Inspectors have also had difficulty gaining access to the most relevant Syrian officials – those with "strategic knowledge and oversight" of the chemical weapons programme.
In April last year the OPCW sent Syria a list of "unanswered questions" – to which Syria replied three months later. After studying the reply, the OPCW concluded that it didn't really tell them anything new.
Summarising the position last July, the OPCW said:
"While the Syrian Arab Republic has remained engaged with the Secretariat in efforts to clarify outstanding issues, the nature and substance of the information that has been provided to the Secretariat do not enable it to resolve all identified gaps, inconsistencies, or discrepancies in the declaration."
It added that the number of unresolved issues had grown rather than decreased and "the Secretariat therefore remains unable to state that the Syrian Arab Republic has submitted a declaration that can be considered accurate and complete".
New construction work
Towards the end of last year inspectors visited the Barzah and Jamrayah branches of the Scientific Studies and Research Centre (which carried out chemical weapons research, among other things) and found "ongoing construction activities" at both sites. The building work at Barzah was especially interesting because it had been targeted by US-led airstrikes the previous April in response to the reported chemical attack on Douma. The OPCW "advised" Syria that in future it should be notified about "the nature and scope" of any such activity before construction began – and Syria reportedly agreed.
Since then, there have been renewed efforts "to clarify all outstanding issues" relating to Syria's 2013 declaration. Meetings were held in Lebanon in February and at The Hague in March to map out a way forward.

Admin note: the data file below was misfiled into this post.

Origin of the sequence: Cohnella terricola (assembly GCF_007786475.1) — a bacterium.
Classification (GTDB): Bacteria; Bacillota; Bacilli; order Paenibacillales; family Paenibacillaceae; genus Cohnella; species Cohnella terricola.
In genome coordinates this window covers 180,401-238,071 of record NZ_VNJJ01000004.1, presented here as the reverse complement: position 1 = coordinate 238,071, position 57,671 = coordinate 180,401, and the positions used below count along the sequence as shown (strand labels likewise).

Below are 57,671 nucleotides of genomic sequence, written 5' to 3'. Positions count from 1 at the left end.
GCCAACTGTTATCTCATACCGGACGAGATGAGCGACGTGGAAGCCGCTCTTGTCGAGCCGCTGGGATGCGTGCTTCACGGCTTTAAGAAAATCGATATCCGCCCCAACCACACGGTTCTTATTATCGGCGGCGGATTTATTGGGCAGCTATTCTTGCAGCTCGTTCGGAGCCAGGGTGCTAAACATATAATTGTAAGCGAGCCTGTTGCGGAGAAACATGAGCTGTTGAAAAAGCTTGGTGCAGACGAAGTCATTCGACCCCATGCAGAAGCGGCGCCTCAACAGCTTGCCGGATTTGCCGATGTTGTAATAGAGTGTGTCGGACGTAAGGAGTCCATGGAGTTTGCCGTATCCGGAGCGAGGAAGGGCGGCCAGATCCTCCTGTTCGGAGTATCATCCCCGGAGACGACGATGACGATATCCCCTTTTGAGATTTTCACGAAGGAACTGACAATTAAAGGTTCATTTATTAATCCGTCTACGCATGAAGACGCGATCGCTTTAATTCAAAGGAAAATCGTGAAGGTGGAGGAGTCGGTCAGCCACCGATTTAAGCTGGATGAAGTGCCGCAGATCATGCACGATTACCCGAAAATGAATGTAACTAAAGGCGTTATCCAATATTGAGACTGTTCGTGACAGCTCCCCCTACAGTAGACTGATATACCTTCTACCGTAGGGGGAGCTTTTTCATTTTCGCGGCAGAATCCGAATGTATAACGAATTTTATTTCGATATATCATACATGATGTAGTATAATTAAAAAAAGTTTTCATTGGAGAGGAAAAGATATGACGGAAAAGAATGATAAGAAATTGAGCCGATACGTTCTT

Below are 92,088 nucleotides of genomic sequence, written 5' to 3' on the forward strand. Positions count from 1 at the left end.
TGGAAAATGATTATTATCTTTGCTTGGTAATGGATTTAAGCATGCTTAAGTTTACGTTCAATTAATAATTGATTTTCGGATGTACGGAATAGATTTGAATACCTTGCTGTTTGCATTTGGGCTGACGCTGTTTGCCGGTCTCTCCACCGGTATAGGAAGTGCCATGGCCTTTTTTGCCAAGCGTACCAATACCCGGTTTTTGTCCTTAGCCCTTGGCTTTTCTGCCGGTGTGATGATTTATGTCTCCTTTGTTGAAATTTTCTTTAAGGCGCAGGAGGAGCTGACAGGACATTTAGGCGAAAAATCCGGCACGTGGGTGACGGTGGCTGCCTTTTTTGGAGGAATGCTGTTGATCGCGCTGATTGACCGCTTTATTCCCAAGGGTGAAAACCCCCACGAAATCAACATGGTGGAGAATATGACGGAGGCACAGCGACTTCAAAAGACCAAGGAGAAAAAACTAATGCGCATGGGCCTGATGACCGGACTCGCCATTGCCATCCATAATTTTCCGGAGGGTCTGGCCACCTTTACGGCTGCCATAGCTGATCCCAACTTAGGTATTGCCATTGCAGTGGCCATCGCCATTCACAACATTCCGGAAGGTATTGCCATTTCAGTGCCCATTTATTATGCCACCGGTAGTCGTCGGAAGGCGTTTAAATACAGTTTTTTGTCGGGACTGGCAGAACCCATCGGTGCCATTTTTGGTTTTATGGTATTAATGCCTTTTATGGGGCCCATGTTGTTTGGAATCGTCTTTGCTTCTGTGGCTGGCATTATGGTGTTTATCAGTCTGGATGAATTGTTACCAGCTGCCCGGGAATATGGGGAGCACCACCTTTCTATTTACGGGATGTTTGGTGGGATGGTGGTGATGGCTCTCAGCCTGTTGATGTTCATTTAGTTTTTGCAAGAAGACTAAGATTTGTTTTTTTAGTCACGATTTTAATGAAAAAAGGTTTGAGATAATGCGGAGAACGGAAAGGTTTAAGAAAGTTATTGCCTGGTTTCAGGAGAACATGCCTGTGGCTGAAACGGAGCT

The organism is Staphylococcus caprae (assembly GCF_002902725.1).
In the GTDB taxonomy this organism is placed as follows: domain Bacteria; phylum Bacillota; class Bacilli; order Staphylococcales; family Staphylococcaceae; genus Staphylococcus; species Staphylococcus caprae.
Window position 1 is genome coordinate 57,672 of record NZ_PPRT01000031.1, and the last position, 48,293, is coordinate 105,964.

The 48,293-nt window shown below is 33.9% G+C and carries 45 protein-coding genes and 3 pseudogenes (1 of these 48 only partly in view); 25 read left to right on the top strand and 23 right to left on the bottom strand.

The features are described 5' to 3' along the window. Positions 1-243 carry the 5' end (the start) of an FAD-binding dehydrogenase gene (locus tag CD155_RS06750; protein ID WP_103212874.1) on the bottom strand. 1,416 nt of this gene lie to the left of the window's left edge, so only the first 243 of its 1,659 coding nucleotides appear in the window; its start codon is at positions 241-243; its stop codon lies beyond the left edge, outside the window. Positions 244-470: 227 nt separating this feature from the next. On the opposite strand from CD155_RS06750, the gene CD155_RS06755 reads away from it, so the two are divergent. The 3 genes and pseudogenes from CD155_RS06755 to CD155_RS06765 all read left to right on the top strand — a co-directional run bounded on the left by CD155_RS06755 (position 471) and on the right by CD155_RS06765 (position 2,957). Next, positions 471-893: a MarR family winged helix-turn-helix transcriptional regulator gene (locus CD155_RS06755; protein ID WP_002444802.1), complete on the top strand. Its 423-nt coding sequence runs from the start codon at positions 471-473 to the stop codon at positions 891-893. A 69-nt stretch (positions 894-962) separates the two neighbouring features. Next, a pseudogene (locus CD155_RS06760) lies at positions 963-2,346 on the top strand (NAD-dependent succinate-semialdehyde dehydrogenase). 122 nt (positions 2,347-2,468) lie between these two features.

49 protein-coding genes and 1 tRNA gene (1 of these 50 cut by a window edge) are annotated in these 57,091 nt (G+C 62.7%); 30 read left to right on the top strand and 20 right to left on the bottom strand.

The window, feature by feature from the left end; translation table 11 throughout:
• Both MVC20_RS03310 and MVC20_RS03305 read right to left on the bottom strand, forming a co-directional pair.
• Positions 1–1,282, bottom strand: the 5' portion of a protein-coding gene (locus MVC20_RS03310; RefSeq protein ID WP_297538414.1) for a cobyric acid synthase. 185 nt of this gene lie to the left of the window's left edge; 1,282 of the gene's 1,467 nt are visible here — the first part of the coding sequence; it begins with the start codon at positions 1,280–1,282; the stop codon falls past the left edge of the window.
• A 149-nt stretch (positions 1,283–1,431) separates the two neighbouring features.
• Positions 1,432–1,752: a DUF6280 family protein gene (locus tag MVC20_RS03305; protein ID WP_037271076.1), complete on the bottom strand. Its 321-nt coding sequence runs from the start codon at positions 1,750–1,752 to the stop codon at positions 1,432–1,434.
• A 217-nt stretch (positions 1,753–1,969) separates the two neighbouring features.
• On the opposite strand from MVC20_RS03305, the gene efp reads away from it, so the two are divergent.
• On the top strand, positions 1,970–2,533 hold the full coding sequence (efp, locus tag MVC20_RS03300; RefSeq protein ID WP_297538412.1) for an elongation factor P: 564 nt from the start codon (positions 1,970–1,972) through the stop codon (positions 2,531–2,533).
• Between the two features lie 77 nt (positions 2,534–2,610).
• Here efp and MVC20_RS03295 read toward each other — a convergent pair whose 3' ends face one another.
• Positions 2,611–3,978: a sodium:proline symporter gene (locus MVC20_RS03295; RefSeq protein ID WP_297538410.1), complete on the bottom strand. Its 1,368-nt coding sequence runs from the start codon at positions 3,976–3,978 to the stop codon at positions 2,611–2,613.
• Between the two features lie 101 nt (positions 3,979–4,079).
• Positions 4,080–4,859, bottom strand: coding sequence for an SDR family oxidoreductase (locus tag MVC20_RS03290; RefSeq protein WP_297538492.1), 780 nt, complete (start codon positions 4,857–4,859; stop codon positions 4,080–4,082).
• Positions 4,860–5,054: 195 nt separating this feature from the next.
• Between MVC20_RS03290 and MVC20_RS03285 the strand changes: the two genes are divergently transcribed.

However, this is unlikely to put an end to the wrangling any time soon. Last month, inspectors made five visits to the sites of former chemical weapons production facilities and collected 33 samples. The results of laboratory tests are still awaited.
This was not routine sampling and it suggests the OPCW had suspicions of illicit activity. Previous sampling of this kind, in 2014, revealed several undeclared chemical sites, plus evidence that the regime had been working on soman – a nerve agent not mentioned in its initial declaration.
'Incidents' under investigation
Meanwhile, the OPCW's Fact-Finding Mission is investigating five reported chemical "incidents" from 2017. These are:
- Kharbit Masasnah on 7 July 2017 and 4 August 2017
- Qalib Al-Thawr, Al-Salamiyah, on 9 August 2017
- Yarmouk, Damascus, on 22 October 2017
- Al-Balil, Souran, on 8 November 2017
These don't appear to have been reported in the media at the time and it's unclear why the OPCW is interested in them now. However, this latest investigation is taking place under new rules – introduced last June – which allow the OPCW to apportion blame for chemical attacks. Previously, its role was limited to establishing what happened.
If the Fact-Finding Mission concludes that chemical weapons were used, or are likely to have been used, the new Investigation and Identification Team will then step in and try to find out who was responsible.